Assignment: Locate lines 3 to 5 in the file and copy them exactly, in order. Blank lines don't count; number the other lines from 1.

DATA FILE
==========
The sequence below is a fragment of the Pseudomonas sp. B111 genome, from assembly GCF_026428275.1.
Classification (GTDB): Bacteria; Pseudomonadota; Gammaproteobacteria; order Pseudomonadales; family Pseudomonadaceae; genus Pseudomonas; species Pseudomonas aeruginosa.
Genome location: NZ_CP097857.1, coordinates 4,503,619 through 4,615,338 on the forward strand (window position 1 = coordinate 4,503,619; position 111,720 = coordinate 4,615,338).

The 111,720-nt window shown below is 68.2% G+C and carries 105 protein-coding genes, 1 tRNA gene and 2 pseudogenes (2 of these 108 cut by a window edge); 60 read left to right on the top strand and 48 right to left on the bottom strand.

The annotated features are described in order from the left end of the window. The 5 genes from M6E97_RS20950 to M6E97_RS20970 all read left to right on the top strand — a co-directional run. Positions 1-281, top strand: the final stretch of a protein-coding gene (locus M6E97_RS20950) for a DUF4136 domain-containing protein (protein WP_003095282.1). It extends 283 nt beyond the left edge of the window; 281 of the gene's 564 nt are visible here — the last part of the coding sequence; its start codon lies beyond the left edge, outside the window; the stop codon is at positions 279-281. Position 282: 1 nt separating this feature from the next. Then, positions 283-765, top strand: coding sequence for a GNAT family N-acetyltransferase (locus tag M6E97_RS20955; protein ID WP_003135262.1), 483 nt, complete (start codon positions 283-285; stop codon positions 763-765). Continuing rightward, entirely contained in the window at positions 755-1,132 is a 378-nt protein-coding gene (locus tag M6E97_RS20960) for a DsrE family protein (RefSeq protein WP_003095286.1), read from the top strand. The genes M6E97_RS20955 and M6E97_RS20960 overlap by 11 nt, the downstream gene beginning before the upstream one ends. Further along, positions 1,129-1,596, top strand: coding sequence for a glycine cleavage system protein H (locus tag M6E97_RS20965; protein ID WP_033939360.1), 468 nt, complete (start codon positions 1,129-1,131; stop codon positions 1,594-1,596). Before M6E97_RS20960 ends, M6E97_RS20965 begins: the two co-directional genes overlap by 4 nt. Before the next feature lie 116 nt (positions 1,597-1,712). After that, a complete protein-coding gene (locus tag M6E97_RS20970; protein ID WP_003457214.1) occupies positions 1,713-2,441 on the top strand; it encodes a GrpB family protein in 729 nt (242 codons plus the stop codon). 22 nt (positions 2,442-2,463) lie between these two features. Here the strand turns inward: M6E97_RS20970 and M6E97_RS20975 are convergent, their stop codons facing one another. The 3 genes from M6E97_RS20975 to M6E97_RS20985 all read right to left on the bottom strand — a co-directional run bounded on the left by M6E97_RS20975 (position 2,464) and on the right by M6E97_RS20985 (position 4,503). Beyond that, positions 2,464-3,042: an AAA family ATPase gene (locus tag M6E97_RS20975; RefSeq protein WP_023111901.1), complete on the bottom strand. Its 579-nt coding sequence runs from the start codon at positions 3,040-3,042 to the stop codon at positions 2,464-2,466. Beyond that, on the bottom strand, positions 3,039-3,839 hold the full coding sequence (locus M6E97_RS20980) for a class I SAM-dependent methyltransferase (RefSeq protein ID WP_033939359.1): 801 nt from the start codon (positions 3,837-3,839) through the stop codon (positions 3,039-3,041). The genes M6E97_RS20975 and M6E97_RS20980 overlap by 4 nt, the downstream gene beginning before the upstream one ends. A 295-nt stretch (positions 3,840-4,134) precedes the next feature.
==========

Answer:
Genome location: NZ_CP097857.1, coordinates 4,503,619 through 4,615,338 on the forward strand (window position 1 = coordinate 4,503,619; position 111,720 = coordinate 4,615,338).

The 111,720-nt window shown below is 68.2% G+C and carries 105 protein-coding genes, 1 tRNA gene and 2 pseudogenes (2 of these 108 cut by a window edge); 60 read left to right on the top strand and 48 right to left on the bottom strand.

The annotated features are described in order from the left end of the window. The 5 genes from M6E97_RS20950 to M6E97_RS20970 all read left to right on the top strand — a co-directional run. Positions 1-281, top strand: the final stretch of a protein-coding gene (locus M6E97_RS20950) for a DUF4136 domain-containing protein (protein WP_003095282.1). It extends 283 nt beyond the left edge of the window; 281 of the gene's 564 nt are visible here — the last part of the coding sequence; its start codon lies beyond the left edge, outside the window; the stop codon is at positions 279-281. Position 282: 1 nt separating this feature from the next. Then, positions 283-765, top strand: coding sequence for a GNAT family N-acetyltransferase (locus tag M6E97_RS20955; protein ID WP_003135262.1), 483 nt, complete (start codon positions 283-285; stop codon positions 763-765). Continuing rightward, entirely contained in the window at positions 755-1,132 is a 378-nt protein-coding gene (locus tag M6E97_RS20960) for a DsrE family protein (RefSeq protein WP_003095286.1), read from the top strand. The genes M6E97_RS20955 and M6E97_RS20960 overlap by 11 nt, the downstream gene beginning before the upstream one ends. Further along, positions 1,129-1,596, top strand: coding sequence for a glycine cleavage system protein H (locus tag M6E97_RS20965; protein ID WP_033939360.1), 468 nt, complete (start codon positions 1,129-1,131; stop codon positions 1,594-1,596). Before M6E97_RS20960 ends, M6E97_RS20965 begins: the two co-directional genes overlap by 4 nt. Before the next feature lie 116 nt (positions 1,597-1,712). After that, a complete protein-coding gene (locus tag M6E97_RS20970; protein ID WP_003457214.1) occupies positions 1,713-2,441 on the top strand; it encodes a GrpB family protein in 729 nt (242 codons plus the stop codon). 22 nt (positions 2,442-2,463) lie between these two features. Here the strand turns inward: M6E97_RS20970 and M6E97_RS20975 are convergent, their stop codons facing one another. The 3 genes from M6E97_RS20975 to M6E97_RS20985 all read right to left on the bottom strand — a co-directional run bounded on the left by M6E97_RS20975 (position 2,464) and on the right by M6E97_RS20985 (position 4,503). Beyond that, positions 2,464-3,042: an AAA family ATPase gene (locus tag M6E97_RS20975; RefSeq protein WP_023111901.1), complete on the bottom strand. Its 579-nt coding sequence runs from the start codon at positions 3,040-3,042 to the stop codon at positions 2,464-2,466. Beyond that, on the bottom strand, positions 3,039-3,839 hold the full coding sequence (locus M6E97_RS20980) for a class I SAM-dependent methyltransferase (RefSeq protein ID WP_033939359.1): 801 nt from the start codon (positions 3,837-3,839) through the stop codon (positions 3,039-3,041). The genes M6E97_RS20975 and M6E97_RS20980 overlap by 4 nt, the downstream gene beginning before the upstream one ends. A 295-nt stretch (positions 3,840-4,134) precedes the next feature.